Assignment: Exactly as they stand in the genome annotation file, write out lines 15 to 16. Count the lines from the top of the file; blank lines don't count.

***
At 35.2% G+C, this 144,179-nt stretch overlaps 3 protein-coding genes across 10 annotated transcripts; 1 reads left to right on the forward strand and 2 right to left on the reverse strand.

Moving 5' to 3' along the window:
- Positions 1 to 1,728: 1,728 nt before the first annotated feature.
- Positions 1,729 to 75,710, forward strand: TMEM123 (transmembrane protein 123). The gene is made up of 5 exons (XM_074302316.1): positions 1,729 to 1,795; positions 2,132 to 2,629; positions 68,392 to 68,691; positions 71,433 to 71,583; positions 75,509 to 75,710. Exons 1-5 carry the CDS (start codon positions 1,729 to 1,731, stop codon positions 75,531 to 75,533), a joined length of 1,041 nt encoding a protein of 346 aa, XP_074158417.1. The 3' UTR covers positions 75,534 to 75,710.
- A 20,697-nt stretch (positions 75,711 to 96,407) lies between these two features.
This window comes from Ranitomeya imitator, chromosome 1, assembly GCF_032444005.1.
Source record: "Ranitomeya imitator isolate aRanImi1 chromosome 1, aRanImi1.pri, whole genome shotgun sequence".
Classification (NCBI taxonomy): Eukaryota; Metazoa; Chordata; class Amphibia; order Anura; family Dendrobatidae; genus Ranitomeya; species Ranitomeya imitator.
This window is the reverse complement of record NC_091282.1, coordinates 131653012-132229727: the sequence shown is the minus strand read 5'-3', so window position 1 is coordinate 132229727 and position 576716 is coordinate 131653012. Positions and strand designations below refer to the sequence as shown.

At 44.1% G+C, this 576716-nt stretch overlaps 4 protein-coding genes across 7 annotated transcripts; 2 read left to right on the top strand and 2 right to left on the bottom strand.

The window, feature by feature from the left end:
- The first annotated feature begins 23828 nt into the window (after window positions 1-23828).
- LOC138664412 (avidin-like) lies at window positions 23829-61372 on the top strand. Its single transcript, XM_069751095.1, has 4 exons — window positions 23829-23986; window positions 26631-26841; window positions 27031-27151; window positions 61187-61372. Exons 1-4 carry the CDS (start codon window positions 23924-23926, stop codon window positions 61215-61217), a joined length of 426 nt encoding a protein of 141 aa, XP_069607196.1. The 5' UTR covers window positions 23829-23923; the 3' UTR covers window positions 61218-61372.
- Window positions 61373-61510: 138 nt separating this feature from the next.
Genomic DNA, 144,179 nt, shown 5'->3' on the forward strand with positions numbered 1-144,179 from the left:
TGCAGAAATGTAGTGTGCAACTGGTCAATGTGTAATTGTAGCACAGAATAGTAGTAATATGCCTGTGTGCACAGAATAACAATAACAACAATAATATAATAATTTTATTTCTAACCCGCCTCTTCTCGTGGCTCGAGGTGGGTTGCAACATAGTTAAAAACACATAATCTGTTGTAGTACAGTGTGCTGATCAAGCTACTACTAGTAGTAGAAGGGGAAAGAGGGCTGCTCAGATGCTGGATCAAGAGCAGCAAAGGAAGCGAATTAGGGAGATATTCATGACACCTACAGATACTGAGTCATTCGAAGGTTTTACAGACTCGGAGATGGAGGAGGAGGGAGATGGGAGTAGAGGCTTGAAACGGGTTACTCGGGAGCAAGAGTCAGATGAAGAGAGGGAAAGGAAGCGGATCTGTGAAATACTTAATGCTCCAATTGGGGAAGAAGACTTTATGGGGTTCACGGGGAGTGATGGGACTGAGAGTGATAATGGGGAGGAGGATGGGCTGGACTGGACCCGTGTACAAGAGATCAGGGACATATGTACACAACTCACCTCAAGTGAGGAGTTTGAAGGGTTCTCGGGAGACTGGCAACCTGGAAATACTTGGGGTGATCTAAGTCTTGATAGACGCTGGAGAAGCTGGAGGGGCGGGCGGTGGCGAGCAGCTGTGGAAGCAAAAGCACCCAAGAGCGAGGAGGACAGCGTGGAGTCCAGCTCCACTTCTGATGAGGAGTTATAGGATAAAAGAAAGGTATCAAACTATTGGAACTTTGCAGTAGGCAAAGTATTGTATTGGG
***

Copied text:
Genomic DNA, 144,179 nt, shown 5'->3' on the forward strand with positions numbered 1-144,179 from the left:
TGCAGAAATGTAGTGTGCAACTGGTCAATGTGTAATTGTAGCACAGAATAGTAGTAATATGCCTGTGTGCACAGAATAACAATAACAACAATAATATAATAATTTTATTTCTAACCCGCCTCTTCTCGTGGCTCGAGGTGGGTTGCAACATAGTTAAAAACACATAATCTGTTGTAGTACAGTGTGCTGATCAAGCTACTACTAGTAGTAGAAGGGGAAAGAGGGCTGCTCAGATGCTGGATCAAGAGCAGCAAAGGAAGCGAATTAGGGAGATATTCATGACACCTACAGATACTGAGTCATTCGAAGGTTTTACAGACTCGGAGATGGAGGAGGAGGGAGATGGGAGTAGAGGCTTGAAACGGGTTACTCGGGAGCAAGAGTCAGATGAAGAGAGGGAAAGGAAGCGGATCTGTGAAATACTTAATGCTCCAATTGGGGAAGAAGACTTTATGGGGTTCACGGGGAGTGATGGGACTGAGAGTGATAATGGGGAGGAGGATGGGCTGGACTGGACCCGTGTACAAGAGATCAGGGACATATGTACACAACTCACCTCAAGTGAGGAGTTTGAAGGGTTCTCGGGAGACTGGCAACCTGGAAATACTTGGGGTGATCTAAGTCTTGATAGACGCTGGAGAAGCTGGAGGGGCGGGCGGTGGCGAGCAGCTGTGGAAGCAAAAGCACCCAAGAGCGAGGAGGACAGCGTGGAGTCCAGCTCCACTTCTGATGAGGAGTTATAGGATAAAAGAAAGGTATCAAACTATTGGAACTTTGCAGTAGGCAAAGTATTGTATTGGG